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Then I got my diagnosis. Like a puzzle piece, it completed the picture for me. Suddenly I understood this pattern of wanting something with all of my might, but never moving toward it, no matter how important it seem. It was crystal clear why long-term goal setting never worked for me.

I had already started my passion project by then and now I suddenly had a purpose. I found a way to start harnessing all that unbridled potential; how to focus it toward goals. Real goals. I found a goals process that works for me and I am in the process of teaching that process to others. I started seeing progress and growth and I’ve used the momentum to propel me forward ever further.

An Ode To The Underachievers

So, to you,

Underachiever. The thesaurus had all sorts of choice words for us;







and (my personal favorite) born loser.

This one is for you.

I see you. Your teachers may not have and your parents probably didn’t. Not really. Your peers may have never really seen you. But I do.

I see you every time I look in the mirror. When I reach back into the depths of my memory and find myself fumbling through visions of rejection and misunderstanding, I see you.

We were the kids who got the average grades; not bad enough to be in trouble, but not good enough to be special. We weren’t the “troubled” kids, though we were in trouble enough because we couldn’t stop talking or fidgeting or staring out the window.

“Amber has so much potential, if only she could apply herself.”

I see you.

We weren’t gifted. We weren’t troubled. We were…largely ignored. Written off as lazy, precocious, or even manipulative. Our struggles written down as character flaws; things we could somehow fixed if we just. tried. harder.

Our attempts to explain ourselves and how we felt were taken as excuses. Like the quadriplegic who refuses to walk.

To the underachievers in friendship, I see you too. Always on the outside. You were never one of the cool kids, but you weren’t one of the uncool kids either. You were, as always, somewhere in the middle.

You were ever aware that you were seen as the “weird” friend and, should the notion take the group to turn their backs on someone, it was probably going to be you. The disposable underachiever.

I see you.

If you are an attentive, loving, kind, and empathetic friend in person, but forget that people exist when they are out of your line of sight, I see you.

To all the people who talked too much and too loud.

To everyone who skated by with mediocre grades, mediocre looks, and mediocre abilities…

For all the people who are flying under the radar at work, doing just enough to stay out of trouble, and not nearly enough to stand out…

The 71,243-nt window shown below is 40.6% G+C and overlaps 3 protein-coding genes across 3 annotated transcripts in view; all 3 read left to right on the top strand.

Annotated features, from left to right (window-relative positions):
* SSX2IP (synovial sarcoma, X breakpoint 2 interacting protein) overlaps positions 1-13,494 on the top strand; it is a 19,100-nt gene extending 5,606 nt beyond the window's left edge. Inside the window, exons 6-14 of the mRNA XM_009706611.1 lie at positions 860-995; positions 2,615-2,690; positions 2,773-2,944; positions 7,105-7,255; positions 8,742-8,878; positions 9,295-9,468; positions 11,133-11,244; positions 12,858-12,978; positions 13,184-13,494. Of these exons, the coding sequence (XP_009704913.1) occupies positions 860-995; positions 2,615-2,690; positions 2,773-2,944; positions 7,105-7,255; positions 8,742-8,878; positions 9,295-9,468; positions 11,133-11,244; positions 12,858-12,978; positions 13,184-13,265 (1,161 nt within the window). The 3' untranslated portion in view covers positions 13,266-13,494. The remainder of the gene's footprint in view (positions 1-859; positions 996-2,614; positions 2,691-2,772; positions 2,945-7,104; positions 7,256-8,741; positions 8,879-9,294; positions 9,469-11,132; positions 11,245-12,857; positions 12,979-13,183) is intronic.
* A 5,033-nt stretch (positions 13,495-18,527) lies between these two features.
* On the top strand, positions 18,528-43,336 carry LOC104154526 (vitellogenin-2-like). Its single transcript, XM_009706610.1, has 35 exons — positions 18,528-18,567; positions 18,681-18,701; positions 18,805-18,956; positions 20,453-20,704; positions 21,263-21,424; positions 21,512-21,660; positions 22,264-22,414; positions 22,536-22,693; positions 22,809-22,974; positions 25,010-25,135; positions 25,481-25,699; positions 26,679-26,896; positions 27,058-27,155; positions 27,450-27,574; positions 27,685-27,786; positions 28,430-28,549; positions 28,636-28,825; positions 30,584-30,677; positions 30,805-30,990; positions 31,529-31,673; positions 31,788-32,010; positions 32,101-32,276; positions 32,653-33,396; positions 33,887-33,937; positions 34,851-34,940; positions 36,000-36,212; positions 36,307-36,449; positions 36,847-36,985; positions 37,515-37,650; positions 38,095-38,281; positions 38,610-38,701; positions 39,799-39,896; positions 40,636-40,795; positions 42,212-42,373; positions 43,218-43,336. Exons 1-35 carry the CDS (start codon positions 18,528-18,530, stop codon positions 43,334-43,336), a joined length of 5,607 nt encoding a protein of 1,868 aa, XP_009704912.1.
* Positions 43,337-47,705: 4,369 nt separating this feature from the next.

For all the folks who can’t keep house, no matter how much their spouses club them over the head with it…

For every person who was called a liar as a kid for saying, “I don’t know…” and “I don’t remember.”

To all the ADHD underachievers, I see you.

We weren’t seen, as kids. Not as teenagers and a lot of us not as adults. People looked at us and saw laziness, petulance, and carelessness. They made us believe that these things invalidated our creativity, empathy, and out-of-the-box thinking. The made us think we were made wrong.

Our diagnoses were missed or ignored and we were told to just try harder…focus harder…just be better. We were told we were broken; that our brokenness was somehow our fault. A flaw in our humanness. We were taught we were hard to love.

My message to you was that they were right about one thing: the potential. I have yet to meet an ADHD person who wasn’t brilliant, deep down inside. No matter how messy their apartment or how low their credit score, their brains are always a force to be reckoned with.

We are not hard to love. We’re not even that hard to understand. We are beautiful. We are valid. We are so much more than ordinary test scores and our ability to produce at work.

Anyway, I see you.

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Love and light. Keep fighting the good fight! 

ADHD Beans

Still depressed, anxious, and traumatized. Still an ADHDer. Still kicking ass and taking names when it comes to busting stigma. Changing hearts and minds, one post at a time.

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  1. Belinda Musanhu says:

    Hard hard relate-Thank you so much

    1. You’re very welcome. I see you. Thank you for reading.